Nashville’s Famed Ryman Auditorium to Reopen for Limited Capacity Concerts Beginning This Week

The venue will allow 125 ticketed guests to physically attend their Live at the Ryman concert series


In lieu of traditional shows, Nashville’s iconic Ryman Auditorium has been regularly livestreaming a concert series called Live at the Ryman. Today, the venue announced that it will reopen its doors for the first time since March to allow a limited audience to physically attend these events.

The exciting news comes as Music City continues to ease its coronavirus restrictions. Per Mayor John Cooper’s four-phase reopening plan, event spaces can now operate at a third of their capacity or 125 people maximum, as long as social distancing and mask-wearing are enforced.


For the Ryman, that means it will be able to host 125 ticketed guests at each of its Live at the Ryman indoor showing, with concertgoers seated safely apart from another. Other health guidelines, including masks for attendees and production staff and temperature checks, will be implemented as well.

The first in-person Live at the Ryman gig takes place this Friday, September 4th with country singer Scotty McCreery. Tickets have already gone on sale on the venue’s website; in-venue tickets cost $89, while the digital livestream is priced at $10. The Ryman’s concert series will continue with Brett Young on September 11th and Old Crow Medicine Show on September 18th.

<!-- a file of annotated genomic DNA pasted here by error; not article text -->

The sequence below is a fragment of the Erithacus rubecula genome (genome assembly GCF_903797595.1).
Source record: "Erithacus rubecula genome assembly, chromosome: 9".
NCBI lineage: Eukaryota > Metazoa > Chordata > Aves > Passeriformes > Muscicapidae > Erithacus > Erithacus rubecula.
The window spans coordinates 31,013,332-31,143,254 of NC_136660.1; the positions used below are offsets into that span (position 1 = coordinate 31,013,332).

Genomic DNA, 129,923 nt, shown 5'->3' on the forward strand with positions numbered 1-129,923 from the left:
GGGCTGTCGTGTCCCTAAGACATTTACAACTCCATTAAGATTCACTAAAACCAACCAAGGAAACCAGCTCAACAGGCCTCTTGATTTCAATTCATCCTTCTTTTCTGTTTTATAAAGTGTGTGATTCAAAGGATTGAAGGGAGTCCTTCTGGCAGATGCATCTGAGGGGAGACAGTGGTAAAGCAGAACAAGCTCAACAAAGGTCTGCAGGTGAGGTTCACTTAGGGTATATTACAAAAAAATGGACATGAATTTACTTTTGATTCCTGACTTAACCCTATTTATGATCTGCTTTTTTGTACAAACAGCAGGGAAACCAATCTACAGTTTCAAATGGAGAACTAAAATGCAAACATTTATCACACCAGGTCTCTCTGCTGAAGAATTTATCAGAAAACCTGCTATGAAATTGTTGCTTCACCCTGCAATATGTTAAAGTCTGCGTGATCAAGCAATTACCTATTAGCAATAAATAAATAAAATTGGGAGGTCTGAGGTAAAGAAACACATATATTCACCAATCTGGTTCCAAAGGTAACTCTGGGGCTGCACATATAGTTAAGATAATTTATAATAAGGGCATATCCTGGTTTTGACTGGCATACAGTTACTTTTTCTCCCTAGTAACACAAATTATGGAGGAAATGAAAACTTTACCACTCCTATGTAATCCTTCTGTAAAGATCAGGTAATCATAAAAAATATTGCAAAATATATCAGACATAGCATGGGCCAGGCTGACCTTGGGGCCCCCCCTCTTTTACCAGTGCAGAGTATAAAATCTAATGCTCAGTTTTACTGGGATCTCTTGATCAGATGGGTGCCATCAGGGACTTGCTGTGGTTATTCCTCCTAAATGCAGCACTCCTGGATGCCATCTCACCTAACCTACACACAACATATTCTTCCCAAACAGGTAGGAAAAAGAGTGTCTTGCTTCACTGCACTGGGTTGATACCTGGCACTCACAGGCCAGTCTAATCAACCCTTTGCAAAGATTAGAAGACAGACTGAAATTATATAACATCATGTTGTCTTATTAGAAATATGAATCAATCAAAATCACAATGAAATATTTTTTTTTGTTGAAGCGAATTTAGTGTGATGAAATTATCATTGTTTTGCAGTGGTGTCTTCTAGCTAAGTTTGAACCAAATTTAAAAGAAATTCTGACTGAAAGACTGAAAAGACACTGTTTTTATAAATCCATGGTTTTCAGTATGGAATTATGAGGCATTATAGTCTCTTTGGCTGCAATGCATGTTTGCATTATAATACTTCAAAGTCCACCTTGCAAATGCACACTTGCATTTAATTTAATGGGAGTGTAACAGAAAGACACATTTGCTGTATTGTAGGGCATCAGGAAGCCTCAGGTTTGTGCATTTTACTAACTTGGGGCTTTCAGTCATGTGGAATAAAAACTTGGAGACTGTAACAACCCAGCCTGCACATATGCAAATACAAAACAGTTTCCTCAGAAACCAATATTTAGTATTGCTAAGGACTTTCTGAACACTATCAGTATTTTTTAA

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While the historic Nashville venue is used to holding upwards of 2,300 folks, this new policy change is still a promising step in the road to live music’s return. Outdoor concerts have successfully become the new norm here in the US — provided they’re actually done responsibly — but there have been few indoor gigs. Our friends across the Atlantic have been experimenting with new ways to bring live music back into venues, but the results haven’t been all that encouraging so far.

Of course, the revival of the concert industry isn’t just for the fans’ benefit; if COVID-19 continues to keep event spaces from doing business, it’s believed 90% of independent music venues could be forced to close permanently.

Here at Consequence of Sound, we’re doing our part to assist independent musicians by donating of all proceeds from our store to MuisiCares’ COVID-19 Artist Relief Fund. Pick up a face mask or T-shirt now!




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